How to Shoot a Timelapse in Direct Sunlight with an ND Filter

Few people dislike a bright day filled with sunshine. However, many photographers eventually come to the realization that their cameras’ preferences don’t necessarily align with their own. A “perfect” day presents problems like glare, making it rather difficult to shoot at slow shutter speeds or shallow apertures without overexposing all of the details in an image. So, how does a person get around these issues to create the flowing, fluid effects necessary for timelapses? Photographer Jay P Morgan has the answer:

The trick to shooting in an environment with abundant light? Invest in some neutral density (ND) filters. An ND filter is to a camera what a pair of sunglasses is to the eyes. Without affecting camera settings, an ND filter applied to a lens can instantaneously drop the exposure of the surroundings down by several stops and make conditions much more manageable. In this particular case, Morgan uses Syrp Super Dark ND filters stacked on top of one another to bring the exposure down by more than ten stops.

Syrp Neutral Density Filters

Since the sunlight is crushed, it suddenly becomes possible to make the two second exposures that obscure moving objects and make water appear silky. Equipped to a tripod is the Syrp Genie Mini with dual axis control, ensuring that shaky hands won’t disrupt the timelapse and the pan will be absolutely perfect.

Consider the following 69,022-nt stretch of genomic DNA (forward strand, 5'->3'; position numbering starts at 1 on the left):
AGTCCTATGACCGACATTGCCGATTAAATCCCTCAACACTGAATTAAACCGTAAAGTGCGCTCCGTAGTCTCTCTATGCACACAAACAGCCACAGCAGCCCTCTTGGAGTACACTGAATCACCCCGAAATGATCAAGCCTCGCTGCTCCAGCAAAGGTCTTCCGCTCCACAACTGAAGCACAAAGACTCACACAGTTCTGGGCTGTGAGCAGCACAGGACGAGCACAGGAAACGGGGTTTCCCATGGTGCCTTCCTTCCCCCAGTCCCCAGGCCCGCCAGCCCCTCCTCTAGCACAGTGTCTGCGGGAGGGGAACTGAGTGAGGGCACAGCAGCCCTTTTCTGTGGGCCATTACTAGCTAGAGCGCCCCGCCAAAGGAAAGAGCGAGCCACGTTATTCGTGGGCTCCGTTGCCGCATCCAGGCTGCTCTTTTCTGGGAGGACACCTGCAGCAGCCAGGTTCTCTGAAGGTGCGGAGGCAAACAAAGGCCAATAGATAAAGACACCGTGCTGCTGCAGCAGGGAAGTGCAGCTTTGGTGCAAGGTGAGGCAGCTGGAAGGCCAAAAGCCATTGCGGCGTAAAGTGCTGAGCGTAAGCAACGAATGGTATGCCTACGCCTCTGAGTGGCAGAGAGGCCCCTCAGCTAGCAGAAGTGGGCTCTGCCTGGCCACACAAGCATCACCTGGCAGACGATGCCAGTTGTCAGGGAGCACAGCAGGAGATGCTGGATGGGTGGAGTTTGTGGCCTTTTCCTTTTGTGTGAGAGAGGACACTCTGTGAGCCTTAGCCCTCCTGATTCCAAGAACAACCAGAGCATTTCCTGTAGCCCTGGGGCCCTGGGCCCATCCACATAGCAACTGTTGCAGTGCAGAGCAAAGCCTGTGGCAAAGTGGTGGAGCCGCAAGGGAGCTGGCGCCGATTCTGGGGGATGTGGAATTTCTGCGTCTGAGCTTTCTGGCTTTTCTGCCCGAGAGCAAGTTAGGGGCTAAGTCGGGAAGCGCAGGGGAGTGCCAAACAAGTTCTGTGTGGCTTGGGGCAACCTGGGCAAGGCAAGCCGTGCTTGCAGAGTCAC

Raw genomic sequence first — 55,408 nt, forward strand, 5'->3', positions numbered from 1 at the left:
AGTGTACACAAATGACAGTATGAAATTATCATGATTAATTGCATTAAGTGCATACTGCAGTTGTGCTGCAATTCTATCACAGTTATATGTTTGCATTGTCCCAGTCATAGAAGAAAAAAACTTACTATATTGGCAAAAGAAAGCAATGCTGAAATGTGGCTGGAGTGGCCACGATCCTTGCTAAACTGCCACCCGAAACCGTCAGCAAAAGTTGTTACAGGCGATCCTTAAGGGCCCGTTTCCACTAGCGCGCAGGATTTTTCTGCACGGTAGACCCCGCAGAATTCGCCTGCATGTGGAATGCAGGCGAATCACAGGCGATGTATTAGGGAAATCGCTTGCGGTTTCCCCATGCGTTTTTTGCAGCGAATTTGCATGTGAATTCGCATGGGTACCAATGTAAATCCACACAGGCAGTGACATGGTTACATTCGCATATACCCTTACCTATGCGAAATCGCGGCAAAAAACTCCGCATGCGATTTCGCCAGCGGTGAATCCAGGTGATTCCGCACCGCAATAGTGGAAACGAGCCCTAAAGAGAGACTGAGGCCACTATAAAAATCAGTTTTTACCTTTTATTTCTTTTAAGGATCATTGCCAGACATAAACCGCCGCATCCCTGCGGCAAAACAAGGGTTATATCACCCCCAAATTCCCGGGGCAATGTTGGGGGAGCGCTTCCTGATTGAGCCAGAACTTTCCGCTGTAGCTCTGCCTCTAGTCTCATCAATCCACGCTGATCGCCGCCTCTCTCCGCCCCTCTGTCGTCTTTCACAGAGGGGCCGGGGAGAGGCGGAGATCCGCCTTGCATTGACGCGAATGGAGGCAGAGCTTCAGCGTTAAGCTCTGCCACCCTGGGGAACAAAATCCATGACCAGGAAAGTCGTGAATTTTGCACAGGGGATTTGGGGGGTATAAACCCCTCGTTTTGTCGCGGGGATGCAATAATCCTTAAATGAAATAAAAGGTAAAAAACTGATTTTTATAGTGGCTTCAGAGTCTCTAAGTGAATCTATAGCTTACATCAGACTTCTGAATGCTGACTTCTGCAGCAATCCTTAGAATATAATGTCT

Fancy equipment aside, some good old fashioned common sense will carry any photographer a long way. A tool as simple as a loupe can make a significant difference on location, allowing users to check exposure and preview images without interference from the sun. Shooting with the sun to your back (and fully illuminating subjects) will prevent annoying flare ups or blown out skies.

Pacific Ocean time lapse

“You want that dreamy look that long exposures give you for people or cars or water, you’ve got to have an ND filter that’s going to be able to handle the sunlight.”

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